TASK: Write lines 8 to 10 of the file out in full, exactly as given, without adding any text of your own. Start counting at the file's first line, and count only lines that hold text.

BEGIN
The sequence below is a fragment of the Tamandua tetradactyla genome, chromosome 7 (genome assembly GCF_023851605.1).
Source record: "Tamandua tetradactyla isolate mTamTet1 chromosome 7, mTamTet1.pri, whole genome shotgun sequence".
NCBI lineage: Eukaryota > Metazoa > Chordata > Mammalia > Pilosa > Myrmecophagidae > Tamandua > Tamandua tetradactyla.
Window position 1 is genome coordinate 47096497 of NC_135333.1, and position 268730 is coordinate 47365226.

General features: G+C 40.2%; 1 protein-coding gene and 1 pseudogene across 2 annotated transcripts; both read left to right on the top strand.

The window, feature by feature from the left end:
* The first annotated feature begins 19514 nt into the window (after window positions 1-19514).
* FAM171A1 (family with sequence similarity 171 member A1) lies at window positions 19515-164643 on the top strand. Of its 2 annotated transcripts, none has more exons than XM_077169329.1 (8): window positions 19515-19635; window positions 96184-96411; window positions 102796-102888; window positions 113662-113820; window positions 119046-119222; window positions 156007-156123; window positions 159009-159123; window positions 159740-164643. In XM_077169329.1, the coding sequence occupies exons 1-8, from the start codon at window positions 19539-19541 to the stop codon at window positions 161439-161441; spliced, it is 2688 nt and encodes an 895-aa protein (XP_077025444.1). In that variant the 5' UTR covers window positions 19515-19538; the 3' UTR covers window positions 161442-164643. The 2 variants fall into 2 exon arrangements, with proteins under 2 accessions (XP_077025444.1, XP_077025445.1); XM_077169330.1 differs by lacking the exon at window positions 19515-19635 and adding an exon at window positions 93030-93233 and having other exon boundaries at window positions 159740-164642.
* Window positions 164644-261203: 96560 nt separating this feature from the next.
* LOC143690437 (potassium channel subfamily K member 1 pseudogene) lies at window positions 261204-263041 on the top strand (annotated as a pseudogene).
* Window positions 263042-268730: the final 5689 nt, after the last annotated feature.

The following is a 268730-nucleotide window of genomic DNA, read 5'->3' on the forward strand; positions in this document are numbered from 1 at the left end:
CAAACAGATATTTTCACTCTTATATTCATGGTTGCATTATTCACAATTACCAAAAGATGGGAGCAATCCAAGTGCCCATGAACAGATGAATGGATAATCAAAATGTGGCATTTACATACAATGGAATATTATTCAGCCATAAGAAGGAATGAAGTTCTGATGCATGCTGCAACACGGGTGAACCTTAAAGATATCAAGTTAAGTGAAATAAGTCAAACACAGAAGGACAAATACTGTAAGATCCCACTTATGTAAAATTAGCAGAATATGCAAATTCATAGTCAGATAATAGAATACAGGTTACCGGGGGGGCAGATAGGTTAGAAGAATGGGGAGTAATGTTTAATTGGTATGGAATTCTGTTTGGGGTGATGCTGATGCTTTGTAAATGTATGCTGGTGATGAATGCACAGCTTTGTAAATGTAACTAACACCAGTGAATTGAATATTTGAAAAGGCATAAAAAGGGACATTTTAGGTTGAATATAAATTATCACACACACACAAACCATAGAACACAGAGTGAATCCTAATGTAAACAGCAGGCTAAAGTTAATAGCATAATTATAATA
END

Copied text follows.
* FAM171A1 (family with sequence similarity 171 member A1) lies at window positions 19515-164643 on the top strand. Of its 2 annotated transcripts, none has more exons than XM_077169329.1 (8): window positions 19515-19635; window positions 96184-96411; window positions 102796-102888; window positions 113662-113820; window positions 119046-119222; window positions 156007-156123; window positions 159009-159123; window positions 159740-164643. In XM_077169329.1, the coding sequence occupies exons 1-8, from the start codon at window positions 19539-19541 to the stop codon at window positions 161439-161441; spliced, it is 2688 nt and encodes an 895-aa protein (XP_077025444.1). In that variant the 5' UTR covers window positions 19515-19538; the 3' UTR covers window positions 161442-164643. The 2 variants fall into 2 exon arrangements, with proteins under 2 accessions (XP_077025444.1, XP_077025445.1); XM_077169330.1 differs by lacking the exon at window positions 19515-19635 and adding an exon at window positions 93030-93233 and having other exon boundaries at window positions 159740-164642.
* Window positions 164644-261203: 96560 nt separating this feature from the next.
* LOC143690437 (potassium channel subfamily K member 1 pseudogene) lies at window positions 261204-263041 on the top strand (annotated as a pseudogene).